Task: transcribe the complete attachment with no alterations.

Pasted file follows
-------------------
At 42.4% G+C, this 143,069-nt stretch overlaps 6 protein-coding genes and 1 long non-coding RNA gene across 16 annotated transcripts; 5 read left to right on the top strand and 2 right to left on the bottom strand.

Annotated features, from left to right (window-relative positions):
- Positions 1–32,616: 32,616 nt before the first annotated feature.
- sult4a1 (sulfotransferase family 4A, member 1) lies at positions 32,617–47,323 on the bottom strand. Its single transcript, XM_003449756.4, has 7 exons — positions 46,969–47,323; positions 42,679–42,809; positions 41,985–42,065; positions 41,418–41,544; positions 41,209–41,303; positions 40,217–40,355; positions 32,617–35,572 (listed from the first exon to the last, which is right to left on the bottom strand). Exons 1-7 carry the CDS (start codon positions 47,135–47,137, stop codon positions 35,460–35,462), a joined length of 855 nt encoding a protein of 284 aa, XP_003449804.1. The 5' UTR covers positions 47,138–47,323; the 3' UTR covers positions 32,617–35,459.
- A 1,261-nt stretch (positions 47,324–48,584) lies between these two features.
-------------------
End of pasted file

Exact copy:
At 42.4% G+C, this 143,069-nt stretch overlaps 6 protein-coding genes and 1 long non-coding RNA gene across 16 annotated transcripts; 5 read left to right on the top strand and 2 right to left on the bottom strand.

Annotated features, from left to right (window-relative positions):
- Positions 1–32,616: 32,616 nt before the first annotated feature.
- sult4a1 (sulfotransferase family 4A, member 1) lies at positions 32,617–47,323 on the bottom strand. Its single transcript, XM_003449756.4, has 7 exons — positions 46,969–47,323; positions 42,679–42,809; positions 41,985–42,065; positions 41,418–41,544; positions 41,209–41,303; positions 40,217–40,355; positions 32,617–35,572 (listed from the first exon to the last, which is right to left on the bottom strand). Exons 1-7 carry the CDS (start codon positions 47,135–47,137, stop codon positions 35,460–35,462), a joined length of 855 nt encoding a protein of 284 aa, XP_003449804.1. The 5' UTR covers positions 47,138–47,323; the 3' UTR covers positions 32,617–35,459.
- A 1,261-nt stretch (positions 47,324–48,584) lies between these two features.